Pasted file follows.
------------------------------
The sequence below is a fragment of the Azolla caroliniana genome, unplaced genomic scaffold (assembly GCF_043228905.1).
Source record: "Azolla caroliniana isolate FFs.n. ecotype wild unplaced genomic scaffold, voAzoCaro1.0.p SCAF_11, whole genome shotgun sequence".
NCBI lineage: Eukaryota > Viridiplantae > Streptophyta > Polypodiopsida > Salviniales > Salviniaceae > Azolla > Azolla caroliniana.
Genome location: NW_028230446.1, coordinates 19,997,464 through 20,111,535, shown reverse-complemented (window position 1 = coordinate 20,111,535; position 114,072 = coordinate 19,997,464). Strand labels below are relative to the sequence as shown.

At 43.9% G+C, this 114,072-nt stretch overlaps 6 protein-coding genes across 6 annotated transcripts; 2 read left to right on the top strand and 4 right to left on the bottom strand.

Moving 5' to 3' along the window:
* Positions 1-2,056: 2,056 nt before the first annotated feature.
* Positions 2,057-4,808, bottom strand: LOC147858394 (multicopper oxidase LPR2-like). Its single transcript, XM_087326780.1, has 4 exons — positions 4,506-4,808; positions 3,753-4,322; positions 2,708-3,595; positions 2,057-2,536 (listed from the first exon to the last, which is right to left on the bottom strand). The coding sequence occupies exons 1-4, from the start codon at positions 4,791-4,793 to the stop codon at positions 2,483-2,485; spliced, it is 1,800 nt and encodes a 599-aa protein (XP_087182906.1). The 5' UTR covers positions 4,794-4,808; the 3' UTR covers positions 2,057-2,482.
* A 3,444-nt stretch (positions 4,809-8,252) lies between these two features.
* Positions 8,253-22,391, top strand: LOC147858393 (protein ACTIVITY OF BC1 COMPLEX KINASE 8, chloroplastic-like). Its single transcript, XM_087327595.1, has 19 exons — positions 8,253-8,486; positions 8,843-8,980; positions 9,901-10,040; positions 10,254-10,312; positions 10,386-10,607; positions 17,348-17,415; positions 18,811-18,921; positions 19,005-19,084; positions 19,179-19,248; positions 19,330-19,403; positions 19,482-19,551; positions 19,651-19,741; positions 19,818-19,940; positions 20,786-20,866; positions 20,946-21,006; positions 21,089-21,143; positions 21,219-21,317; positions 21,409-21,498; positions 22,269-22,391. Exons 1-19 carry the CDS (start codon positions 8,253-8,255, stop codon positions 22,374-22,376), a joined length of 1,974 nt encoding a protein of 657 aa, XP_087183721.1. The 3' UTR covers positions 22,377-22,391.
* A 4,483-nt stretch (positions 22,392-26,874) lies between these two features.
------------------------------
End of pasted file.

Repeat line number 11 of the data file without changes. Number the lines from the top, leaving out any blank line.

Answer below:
* A 4,483-nt stretch (positions 22,392-26,874) lies between these two features.